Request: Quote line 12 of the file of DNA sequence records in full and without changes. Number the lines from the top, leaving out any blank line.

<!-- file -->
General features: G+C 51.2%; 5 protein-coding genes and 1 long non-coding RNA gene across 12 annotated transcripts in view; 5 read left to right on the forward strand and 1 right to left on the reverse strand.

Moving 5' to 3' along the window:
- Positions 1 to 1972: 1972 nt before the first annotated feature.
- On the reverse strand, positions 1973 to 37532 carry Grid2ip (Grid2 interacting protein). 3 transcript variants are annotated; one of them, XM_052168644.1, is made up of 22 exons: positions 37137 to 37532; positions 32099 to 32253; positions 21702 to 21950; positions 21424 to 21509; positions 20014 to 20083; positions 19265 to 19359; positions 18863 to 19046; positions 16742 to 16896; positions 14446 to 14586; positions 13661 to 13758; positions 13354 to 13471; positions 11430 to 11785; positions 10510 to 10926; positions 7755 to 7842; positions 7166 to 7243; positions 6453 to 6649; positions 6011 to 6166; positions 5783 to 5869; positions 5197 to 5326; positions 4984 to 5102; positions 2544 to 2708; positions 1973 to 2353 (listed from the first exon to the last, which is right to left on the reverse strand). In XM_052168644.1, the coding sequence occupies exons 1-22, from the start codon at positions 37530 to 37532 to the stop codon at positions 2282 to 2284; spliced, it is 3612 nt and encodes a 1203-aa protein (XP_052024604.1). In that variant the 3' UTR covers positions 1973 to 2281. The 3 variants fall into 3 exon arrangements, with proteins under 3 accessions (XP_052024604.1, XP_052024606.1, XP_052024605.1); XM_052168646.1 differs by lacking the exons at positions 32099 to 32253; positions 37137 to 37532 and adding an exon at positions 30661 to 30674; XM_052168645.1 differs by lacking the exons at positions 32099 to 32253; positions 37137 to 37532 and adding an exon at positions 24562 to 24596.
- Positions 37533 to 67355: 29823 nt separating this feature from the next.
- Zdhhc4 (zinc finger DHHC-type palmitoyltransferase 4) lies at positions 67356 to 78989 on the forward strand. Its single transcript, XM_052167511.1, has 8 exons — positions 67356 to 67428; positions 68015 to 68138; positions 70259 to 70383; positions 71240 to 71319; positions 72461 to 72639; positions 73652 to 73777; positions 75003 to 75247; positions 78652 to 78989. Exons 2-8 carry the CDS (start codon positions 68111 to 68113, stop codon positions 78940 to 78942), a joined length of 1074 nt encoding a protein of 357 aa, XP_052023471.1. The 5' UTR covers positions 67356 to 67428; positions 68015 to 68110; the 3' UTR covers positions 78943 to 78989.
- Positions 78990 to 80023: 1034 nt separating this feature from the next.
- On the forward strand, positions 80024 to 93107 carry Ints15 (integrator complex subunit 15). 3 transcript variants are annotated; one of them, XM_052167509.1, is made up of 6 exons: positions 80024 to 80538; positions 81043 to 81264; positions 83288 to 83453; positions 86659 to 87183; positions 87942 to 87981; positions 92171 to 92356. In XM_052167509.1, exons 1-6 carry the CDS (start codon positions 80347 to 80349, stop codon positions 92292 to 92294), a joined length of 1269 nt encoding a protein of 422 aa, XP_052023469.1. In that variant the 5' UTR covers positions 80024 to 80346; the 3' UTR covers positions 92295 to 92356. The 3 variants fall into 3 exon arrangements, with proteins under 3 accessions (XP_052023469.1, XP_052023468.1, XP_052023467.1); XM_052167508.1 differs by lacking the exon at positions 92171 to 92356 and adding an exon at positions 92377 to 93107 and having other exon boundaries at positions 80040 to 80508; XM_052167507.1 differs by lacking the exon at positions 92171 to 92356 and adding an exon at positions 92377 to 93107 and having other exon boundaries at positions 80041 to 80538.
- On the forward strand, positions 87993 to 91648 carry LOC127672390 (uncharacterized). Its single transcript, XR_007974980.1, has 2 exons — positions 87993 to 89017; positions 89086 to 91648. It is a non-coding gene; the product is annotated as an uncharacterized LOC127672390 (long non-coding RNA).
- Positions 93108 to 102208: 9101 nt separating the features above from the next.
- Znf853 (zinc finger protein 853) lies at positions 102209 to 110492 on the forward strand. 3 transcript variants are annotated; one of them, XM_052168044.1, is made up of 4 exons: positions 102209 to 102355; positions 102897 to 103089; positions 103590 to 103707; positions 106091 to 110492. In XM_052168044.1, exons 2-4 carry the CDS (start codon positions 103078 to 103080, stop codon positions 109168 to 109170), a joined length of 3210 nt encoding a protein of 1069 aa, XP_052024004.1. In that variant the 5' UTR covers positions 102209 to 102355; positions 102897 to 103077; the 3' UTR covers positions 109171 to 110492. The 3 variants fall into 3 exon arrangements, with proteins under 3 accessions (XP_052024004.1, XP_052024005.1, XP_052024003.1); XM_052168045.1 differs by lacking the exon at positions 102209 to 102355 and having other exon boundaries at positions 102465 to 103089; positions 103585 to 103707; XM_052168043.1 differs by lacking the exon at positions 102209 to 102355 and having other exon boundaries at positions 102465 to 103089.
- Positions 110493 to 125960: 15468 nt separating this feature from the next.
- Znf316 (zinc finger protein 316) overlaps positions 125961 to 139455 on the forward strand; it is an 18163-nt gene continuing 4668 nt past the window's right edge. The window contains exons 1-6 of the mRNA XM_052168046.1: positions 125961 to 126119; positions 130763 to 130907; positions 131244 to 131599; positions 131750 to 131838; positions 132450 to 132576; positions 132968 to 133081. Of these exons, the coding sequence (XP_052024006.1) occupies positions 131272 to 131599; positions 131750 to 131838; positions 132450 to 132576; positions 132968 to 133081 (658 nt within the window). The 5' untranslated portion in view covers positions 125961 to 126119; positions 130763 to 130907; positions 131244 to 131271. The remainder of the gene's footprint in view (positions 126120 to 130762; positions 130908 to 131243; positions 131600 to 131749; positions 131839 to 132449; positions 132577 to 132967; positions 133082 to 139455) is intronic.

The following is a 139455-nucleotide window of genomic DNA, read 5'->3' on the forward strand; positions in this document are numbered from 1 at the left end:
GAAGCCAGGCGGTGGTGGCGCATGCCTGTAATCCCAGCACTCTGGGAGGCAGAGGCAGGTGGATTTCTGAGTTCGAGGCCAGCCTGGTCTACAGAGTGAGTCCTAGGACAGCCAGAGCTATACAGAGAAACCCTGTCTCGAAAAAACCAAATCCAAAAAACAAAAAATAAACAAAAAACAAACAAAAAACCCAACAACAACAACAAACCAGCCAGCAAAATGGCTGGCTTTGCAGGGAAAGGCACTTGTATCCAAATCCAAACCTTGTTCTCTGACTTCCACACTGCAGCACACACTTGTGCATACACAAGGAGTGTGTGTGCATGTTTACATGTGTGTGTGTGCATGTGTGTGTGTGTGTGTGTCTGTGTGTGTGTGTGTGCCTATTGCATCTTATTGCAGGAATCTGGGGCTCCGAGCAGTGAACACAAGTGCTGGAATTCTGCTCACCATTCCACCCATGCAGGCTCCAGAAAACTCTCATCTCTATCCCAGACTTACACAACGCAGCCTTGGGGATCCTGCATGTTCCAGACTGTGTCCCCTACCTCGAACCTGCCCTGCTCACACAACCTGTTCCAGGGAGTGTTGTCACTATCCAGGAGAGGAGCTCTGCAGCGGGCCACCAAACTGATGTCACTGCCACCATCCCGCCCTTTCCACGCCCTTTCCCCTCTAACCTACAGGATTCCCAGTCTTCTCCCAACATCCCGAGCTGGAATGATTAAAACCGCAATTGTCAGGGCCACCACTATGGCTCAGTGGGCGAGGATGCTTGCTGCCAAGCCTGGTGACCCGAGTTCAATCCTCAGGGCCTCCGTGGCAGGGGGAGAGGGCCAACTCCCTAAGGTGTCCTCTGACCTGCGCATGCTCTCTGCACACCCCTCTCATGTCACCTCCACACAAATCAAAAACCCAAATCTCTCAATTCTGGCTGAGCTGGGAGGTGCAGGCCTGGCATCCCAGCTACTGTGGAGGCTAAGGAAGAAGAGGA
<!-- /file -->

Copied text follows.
- Positions 110493 to 125960: 15468 nt separating this feature from the next.